The Case Wiki
Wiki (a Hawaiian word meaning "quick") pages are essentially collaborative software tools that allow many users to gather and publish information. By far the best-known use of the software is the Wikipedia, which now contains 1.6 million entries in English alone (it also has counterparts in nine other languages as well). But its uses are hardly limited to collaboratively written encyclopedias. My friend Anton Zuiker also used the tool brilliantly to efficiently manage an astoundingly ambitious science blogging conference he recently co-organized in North Carolina's Research Triangle (more about which soon).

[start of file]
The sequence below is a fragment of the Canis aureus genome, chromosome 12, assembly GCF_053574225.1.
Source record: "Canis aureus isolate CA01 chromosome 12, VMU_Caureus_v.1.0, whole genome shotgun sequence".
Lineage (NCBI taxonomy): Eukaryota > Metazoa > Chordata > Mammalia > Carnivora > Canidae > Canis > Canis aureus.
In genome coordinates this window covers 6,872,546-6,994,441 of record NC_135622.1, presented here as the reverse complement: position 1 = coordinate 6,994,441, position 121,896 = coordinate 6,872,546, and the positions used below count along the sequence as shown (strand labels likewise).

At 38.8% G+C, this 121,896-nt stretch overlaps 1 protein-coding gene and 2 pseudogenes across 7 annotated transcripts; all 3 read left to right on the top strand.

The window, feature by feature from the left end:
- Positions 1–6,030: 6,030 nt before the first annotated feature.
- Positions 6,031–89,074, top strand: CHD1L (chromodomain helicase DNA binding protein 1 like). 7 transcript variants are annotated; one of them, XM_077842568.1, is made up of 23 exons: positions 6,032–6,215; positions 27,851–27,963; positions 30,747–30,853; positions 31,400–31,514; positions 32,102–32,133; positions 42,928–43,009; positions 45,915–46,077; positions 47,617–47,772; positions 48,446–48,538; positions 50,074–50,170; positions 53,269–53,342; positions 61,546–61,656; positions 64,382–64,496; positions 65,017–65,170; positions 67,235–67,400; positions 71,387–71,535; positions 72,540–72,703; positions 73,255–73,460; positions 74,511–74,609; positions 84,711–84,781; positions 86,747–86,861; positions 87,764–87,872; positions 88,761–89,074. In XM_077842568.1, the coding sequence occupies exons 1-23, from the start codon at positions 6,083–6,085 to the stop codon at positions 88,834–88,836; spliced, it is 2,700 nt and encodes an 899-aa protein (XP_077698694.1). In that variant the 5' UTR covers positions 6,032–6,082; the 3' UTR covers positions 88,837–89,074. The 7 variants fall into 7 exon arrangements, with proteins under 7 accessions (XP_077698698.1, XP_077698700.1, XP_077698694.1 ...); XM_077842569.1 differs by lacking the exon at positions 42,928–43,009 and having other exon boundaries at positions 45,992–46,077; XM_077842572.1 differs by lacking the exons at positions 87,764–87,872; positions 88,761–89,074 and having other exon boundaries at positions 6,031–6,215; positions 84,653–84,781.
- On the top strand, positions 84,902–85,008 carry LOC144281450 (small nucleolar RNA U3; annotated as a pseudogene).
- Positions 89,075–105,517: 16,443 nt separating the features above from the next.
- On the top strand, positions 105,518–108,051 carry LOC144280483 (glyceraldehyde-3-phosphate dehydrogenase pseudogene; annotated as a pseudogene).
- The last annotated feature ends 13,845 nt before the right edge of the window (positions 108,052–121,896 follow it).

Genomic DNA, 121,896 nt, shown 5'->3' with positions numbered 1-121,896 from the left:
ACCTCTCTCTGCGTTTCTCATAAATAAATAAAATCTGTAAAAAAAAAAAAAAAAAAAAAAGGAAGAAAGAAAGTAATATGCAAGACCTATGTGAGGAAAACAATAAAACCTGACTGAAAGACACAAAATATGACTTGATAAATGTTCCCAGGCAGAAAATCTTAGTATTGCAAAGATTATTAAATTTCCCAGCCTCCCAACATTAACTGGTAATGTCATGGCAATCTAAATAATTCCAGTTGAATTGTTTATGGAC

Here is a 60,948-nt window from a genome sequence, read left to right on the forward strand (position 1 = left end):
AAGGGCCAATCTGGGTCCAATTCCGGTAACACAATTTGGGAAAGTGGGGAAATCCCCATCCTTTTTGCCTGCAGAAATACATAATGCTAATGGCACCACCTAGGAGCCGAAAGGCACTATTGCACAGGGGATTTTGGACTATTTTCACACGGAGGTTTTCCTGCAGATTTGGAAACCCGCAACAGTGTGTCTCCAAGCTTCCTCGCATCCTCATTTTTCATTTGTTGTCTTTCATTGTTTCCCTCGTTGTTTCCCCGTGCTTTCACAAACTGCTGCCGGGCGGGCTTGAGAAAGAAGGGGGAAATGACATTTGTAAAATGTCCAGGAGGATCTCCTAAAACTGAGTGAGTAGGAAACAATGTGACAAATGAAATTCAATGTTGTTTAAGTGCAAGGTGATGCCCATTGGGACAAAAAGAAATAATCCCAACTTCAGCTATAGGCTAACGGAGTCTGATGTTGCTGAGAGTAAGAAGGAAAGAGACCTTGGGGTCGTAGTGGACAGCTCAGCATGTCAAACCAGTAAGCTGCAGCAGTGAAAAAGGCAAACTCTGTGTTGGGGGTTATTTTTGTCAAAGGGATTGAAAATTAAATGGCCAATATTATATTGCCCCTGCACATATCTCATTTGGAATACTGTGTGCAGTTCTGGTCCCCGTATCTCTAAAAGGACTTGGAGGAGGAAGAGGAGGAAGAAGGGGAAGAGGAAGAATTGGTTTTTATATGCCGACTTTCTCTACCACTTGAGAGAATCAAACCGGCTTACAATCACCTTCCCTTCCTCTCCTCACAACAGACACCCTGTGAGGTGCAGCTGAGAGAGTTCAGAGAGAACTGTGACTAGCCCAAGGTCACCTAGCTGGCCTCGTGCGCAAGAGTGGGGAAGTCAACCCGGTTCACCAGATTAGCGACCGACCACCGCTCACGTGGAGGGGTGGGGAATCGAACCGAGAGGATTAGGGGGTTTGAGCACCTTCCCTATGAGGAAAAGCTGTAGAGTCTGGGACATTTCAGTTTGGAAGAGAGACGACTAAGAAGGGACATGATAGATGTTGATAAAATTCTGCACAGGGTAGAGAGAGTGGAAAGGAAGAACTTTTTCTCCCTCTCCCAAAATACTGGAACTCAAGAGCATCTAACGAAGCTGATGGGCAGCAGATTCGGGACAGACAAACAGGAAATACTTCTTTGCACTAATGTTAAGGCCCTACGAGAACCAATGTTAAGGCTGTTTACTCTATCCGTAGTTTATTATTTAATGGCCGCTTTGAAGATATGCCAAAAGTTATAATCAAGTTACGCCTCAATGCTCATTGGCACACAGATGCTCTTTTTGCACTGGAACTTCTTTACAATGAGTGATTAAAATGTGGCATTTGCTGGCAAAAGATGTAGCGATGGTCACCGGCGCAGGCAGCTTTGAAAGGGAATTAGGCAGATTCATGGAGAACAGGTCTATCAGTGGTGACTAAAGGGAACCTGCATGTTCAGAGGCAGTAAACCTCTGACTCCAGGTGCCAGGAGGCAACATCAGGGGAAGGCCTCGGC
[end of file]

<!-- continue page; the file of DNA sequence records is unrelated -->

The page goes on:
I also mentioned in my year-round roundup a few weeks ago that Case Western Reserve University would be building one to help the historian editors gather more and better information for the next edition of the Encyclopedia of Cleveland History. But the official Case wiki is about so much more. According to this article from Case Magazine, the Case wiki "lowers the barriers to publishing information" and "offers students a new pathway to learning." Says one law professor, who uses wikis in his legal writing class, "given the right authorship group, I think it can produce a terrific product"--in this case, a legal brief. Please note the nice wiki-like touch to the story. According to the author credit line at the end of the piece, no fewer than three writers contributed to the article.